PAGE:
November 20, 2017

ALA Seeks $100 Million in Stimulus Funding for Public Libraries

  • Library use rises, but budgets decline
  • ALA points to increased hours, help with job search, financial literacy
  • Funds would be distributed according to LSTA formula

The American Library Association (ALA) is asking Congress for a one-time infusion of $100 million in stimulus funding to help libraries aid Americans as they deal with the nation’s current fiscal crisis. At a time when Congress is considering another economic stimulus package, ALA points out that public library usage has risen during this tough economic time while their budgets face severe budget cutbacks. While public libraries depend heavily on local property taxes to maintain operations, increased foreclosure rates, lower home values, and fewer sales have sharply reduced available funds, forcing libraries to cut services and hours.

Melanie Anderson, Associate Director of the Office of Government Relations in ALA’s Washington Office, explained, “The Director of the Institute of Museum and Library Services would be directed to distribute funds to each State library administrative agency to expand evening and weekend hours of operation at public libraries; expand critical employment activities and services such as résumé development; job bank web searches; and workshops on career information at public libraries; promote financial literacy, housing counseling, and small business development activities at public libraries; and acquire additional resources and materials to help keep up with increased demand for services at public libraries. The funds would be distributed according to the existing LSTA [Library Services and Technology Act] formula.”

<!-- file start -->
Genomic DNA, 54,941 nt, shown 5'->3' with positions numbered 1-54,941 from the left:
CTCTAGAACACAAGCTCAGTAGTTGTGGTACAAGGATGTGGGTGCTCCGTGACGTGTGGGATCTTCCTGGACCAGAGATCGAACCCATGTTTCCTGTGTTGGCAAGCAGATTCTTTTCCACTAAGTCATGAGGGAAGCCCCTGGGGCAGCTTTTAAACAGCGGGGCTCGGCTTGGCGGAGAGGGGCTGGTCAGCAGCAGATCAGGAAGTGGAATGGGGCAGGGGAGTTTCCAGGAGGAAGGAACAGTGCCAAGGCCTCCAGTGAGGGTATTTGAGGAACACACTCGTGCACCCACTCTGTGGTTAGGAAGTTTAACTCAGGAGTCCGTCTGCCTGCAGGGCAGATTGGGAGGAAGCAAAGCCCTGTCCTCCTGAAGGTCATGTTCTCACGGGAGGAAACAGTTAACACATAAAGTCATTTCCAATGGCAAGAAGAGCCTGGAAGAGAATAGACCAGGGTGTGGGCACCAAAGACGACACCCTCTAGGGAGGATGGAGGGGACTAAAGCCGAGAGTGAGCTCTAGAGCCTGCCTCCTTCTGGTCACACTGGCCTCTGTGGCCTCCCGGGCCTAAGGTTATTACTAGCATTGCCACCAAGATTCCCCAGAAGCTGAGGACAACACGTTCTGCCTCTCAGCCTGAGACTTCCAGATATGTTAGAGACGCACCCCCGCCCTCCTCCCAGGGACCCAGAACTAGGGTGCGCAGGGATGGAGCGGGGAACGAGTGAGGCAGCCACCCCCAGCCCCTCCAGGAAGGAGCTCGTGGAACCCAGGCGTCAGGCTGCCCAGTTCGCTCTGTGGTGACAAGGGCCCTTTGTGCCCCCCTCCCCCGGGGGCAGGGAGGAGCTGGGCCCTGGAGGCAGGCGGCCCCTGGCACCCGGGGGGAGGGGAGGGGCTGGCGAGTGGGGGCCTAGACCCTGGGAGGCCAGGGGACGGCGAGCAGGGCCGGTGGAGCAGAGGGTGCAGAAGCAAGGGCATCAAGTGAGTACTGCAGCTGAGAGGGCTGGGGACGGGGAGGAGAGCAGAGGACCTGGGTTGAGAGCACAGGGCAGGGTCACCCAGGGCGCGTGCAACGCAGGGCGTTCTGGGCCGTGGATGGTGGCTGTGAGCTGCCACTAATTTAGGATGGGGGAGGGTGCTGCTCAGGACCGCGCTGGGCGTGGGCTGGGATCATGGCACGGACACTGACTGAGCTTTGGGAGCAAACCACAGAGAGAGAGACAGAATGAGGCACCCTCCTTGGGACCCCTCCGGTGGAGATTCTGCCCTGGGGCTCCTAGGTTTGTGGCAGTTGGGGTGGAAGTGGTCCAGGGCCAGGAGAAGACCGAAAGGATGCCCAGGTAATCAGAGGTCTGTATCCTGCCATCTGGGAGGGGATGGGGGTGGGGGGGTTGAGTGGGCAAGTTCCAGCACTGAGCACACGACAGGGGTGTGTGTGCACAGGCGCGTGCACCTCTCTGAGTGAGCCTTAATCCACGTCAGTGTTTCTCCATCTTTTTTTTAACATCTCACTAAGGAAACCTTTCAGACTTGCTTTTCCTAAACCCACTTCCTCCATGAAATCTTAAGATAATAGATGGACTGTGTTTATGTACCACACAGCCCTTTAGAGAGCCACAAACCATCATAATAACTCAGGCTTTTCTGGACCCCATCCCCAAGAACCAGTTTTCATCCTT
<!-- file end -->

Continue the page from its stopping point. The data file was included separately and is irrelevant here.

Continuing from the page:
Crucial services

A recent ALA study shows that 73 percent of all libraries nationwide provide the only free Internet access in their communities. In rural areas the rate rises to 83 percent. Many libraries have reported double-digit growth in computer use this year.

“America’s free public libraries provide a lifeline for citizens in need across the country,” said ALA president Jim Rettig. “Ensuring Internet access, career workshops, business seminars, and other economic support services are vital links in the nation’s financial recovery. This is no time to cut much-needed support, reduce hours or close library doors.”

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